Electricians were and may continue to be exposed to deadly asbestos fibers in electrical equipment and panels for decades. Asbestos has qualities that make it an ideal material for equipment that may contain high heat and sparks that could start a fire. But asbestos fibers also cause disabling and deadly diseases to those exposed to them.
If you or a loved one worked as an electrician or worked around electricians, and are diagnosed with an asbestos-related disease, contact Satterley & Kelley, PLLC. We may obtain compensation for the harm you suffer due to the asbestos industry’s indifference to the health of those using their products. Call us today at 855-385-9532 to learn more.
What is an Electrical Panel?
An electrical panel, also known as a circuit breaker panel or a distribution board, is a crucial part of a building’s electrical system. It’s the central hub for distributing and controlling electrical power throughout a structure. It receives incoming electrical power from the utility and distributes it to various circuits within the building to power lights, appliances, outlets, and other electrical devices.
Electrical currents cause heat, and if the panel and circuits aren’t grounded and wired correctly, an electrical short could start a fire.
What is Asbestos?
Asbestos is a group of minerals made up of fine, light, strong, durable fibers resistant to heat, electricity, fire, and many chemicals.
Why Was Asbestos Used in Electrical Panels?
By the 1930s, most homes and buildings had electricity. Electrical panels were made of asbestos-containing materials, including tar, millboard, cement, plastic, or ebony wood. Asbestos was also part of other electrical equipment, including wiring and arc chutes. This continued until the 1980s, when safety and health regulations effectively forced them off the market.
To combat possible fires, early electrical panels used asbestos as an insulator. Asbestos is resistant to electricity, heat, and fire. Asbestos makes electrical systems less likely to start fires or electrocute those using them.
How Was Asbestos Used in Electrical Panels?
Asbestos was used as a part of a building’s electrical system, including the panel, for decades. It was part of many components.
- Ebonized Asbestos Panels: “Asbestos lumber” was asbestos-containing cement sold as a fireproof alternative to wood boards that created the panel. “Ebonized” asbestos lumber was more moisture resistant
- Asbestos Cement Electrical Shielding: Asbestos cement sheets were between electrical components as shielding. Sheets were shaped into arc chutes that enclosed electrical switches
- Molded Asbestos Cement Bases: Asbestos cement was shaped to fit electrical components, so there was no need for additional shielding
- Asbestos Electrical Paper: Known as flash guards, this asbestos-impregnated paper lined many electrical panels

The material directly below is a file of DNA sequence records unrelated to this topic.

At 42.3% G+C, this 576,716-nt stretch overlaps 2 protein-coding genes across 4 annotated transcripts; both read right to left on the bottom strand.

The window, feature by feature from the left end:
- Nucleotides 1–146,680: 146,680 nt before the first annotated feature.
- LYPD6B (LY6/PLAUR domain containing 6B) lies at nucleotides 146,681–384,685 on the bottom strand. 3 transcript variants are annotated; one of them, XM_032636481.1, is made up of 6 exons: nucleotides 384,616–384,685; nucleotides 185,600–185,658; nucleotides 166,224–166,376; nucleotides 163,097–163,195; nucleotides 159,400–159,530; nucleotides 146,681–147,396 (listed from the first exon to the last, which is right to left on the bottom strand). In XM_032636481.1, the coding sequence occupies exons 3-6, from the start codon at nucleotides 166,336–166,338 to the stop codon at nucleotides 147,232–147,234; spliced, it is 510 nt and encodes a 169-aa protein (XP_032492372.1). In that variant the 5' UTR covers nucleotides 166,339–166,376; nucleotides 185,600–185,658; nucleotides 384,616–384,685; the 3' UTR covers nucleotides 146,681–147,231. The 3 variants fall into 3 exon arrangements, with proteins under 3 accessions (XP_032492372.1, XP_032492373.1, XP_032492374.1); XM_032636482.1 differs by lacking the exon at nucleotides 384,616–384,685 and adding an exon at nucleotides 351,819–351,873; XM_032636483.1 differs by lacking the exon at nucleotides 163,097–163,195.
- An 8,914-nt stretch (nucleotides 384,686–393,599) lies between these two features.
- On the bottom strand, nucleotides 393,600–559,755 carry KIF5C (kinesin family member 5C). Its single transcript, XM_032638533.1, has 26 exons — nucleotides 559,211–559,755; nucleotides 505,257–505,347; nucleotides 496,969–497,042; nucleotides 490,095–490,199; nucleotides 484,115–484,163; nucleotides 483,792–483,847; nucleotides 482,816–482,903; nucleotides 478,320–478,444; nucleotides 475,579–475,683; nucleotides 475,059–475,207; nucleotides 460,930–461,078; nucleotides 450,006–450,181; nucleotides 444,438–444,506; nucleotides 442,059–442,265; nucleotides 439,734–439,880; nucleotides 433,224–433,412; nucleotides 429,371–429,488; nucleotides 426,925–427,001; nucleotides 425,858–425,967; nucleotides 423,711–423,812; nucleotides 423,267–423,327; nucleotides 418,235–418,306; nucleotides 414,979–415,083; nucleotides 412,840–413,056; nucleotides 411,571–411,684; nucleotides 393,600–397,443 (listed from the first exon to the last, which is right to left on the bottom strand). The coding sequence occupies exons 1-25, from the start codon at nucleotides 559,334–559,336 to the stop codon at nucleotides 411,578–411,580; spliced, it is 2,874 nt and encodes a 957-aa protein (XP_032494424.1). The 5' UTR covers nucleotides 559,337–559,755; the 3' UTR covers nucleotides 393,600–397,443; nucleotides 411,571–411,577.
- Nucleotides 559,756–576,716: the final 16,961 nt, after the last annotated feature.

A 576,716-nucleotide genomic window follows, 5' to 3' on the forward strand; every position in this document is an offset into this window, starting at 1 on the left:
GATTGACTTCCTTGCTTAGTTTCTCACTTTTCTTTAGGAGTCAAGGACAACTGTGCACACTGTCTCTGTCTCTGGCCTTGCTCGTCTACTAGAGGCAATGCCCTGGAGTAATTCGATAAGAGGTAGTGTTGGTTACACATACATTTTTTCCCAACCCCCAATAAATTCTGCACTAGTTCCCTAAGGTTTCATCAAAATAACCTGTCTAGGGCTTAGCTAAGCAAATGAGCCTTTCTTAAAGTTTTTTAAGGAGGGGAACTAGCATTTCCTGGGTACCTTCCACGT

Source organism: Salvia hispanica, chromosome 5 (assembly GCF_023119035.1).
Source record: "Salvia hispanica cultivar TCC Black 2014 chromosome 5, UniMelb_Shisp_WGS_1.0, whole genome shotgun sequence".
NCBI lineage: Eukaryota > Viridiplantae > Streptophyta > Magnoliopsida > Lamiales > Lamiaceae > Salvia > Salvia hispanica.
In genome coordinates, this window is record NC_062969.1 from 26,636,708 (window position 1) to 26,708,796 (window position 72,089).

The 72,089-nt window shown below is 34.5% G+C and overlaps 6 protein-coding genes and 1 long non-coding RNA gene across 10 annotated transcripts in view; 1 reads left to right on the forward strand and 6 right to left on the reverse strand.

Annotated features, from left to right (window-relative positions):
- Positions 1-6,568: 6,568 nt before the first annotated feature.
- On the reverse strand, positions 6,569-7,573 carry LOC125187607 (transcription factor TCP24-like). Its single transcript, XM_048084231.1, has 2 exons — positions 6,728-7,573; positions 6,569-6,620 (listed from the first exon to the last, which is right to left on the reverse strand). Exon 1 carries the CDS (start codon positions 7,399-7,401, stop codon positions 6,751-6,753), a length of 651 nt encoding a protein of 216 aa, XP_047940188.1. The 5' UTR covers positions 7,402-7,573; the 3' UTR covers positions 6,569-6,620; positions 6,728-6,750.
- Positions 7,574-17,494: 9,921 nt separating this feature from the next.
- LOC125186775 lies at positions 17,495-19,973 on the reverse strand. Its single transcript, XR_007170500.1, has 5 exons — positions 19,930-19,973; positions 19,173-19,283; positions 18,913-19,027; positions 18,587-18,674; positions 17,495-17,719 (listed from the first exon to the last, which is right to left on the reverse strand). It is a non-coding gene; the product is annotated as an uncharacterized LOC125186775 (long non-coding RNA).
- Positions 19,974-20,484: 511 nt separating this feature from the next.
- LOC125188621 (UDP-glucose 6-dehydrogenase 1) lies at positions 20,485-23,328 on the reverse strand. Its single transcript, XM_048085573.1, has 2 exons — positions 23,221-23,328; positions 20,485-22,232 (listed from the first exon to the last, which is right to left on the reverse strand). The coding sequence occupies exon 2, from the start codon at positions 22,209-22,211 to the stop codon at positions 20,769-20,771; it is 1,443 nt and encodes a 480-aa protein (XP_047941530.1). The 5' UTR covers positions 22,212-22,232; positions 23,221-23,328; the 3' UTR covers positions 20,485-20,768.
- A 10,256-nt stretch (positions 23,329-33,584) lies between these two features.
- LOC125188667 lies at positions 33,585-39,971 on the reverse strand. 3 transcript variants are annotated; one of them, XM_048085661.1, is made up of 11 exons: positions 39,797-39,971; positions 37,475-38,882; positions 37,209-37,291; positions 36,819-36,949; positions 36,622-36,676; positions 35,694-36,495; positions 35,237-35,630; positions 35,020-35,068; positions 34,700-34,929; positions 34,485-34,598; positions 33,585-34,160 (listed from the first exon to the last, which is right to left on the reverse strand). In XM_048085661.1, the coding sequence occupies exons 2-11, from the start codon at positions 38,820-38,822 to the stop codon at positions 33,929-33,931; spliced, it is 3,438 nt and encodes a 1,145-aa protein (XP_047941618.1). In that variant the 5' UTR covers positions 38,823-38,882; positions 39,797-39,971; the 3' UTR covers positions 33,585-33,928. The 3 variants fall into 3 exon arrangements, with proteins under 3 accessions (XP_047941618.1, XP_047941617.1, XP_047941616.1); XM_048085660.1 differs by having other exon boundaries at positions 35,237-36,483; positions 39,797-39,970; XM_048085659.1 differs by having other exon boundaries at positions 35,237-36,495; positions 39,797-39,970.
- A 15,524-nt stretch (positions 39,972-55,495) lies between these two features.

- Asbestos Wire Insulation: Asbestos fireproofed and insulated individual wires
- Asbestos Cable Wrap: Thick electrical cables were sometimes wrapped in asbestos paper or cloth
- Asbestos-Containing Plastic Molding: Moldable or thermosetting plastic often had asbestos. These plastic molds were also heat, fire, and electricity resistant, making them attractive components for electrical panels
Asbestos was part of thousands of products over centuries. The fact the asbestos industry actively hid asbestos’ dangers from those using it for decades significantly extended the time of its use and the number of those sickened and killed by it.
Why is Asbestos Dangerous?
Inhaling and swallowing airborne asbestos fibers can result in them lodging into the lungs and other organs, reports the federal Centers for Disease Control and Prevention (CDC).
Non-cancer diseases can be caused by breathing in asbestos, including:
- Asbestosis: This is severe lung scarring caused by asbestos fibers and the body’s immune response to them. Oxygen and carbon dioxide can’t pass in and out of scarred lungs easily, so breathing is more difficult. Those with this disease usually had very high asbestos exposures over long periods
- Pleural disease: This is a condition changing the membrane surrounding the chest cavity and lungs (pleura). It could become thicker throughout the area or in isolated spots. Fluid might build up around the lungs (a pleural effusion), possibly making breathing difficult
Asbestos also increases the risk of developing some cancers, including:
- Lung cancer: This malignant tumor invades and blocks the lung’s air passages. Those exposed to asbestos and who smoked tobacco have a much greater risk of lung cancer
- Mesothelioma: This rare cancer of the pleura, the linings of abdominal cavity (peritoneum), and surrounding internal organs is highly aggressive and almost always fatal. Symptoms may not appear until 30 to 40 years after asbestos exposure
Other malignancies that asbestos may cause include cancers of the larynx, ovary, pharynx, stomach, and colorectum.
Those who installed, repaired, or changed electrical panels were at high risk of asbestos exposure. If drilled into, removed, or opened panels, they could release fibers into the air. This was especially dangerous if the work was done in a tight, unventilated area.
Do You Have an Asbestos-Related Disease? Call Us Today For A Free Attorney Consultation
Satterley & Kelley, PLLC, attorneys are your boots on the ground if you worked as an electrician or worked near them and believe your asbestos-related disease was the result. Our office is in Louisville, and we handle cases throughout Kentucky. Call 855-385-9532 or complete our contact form for a free initial consultation.
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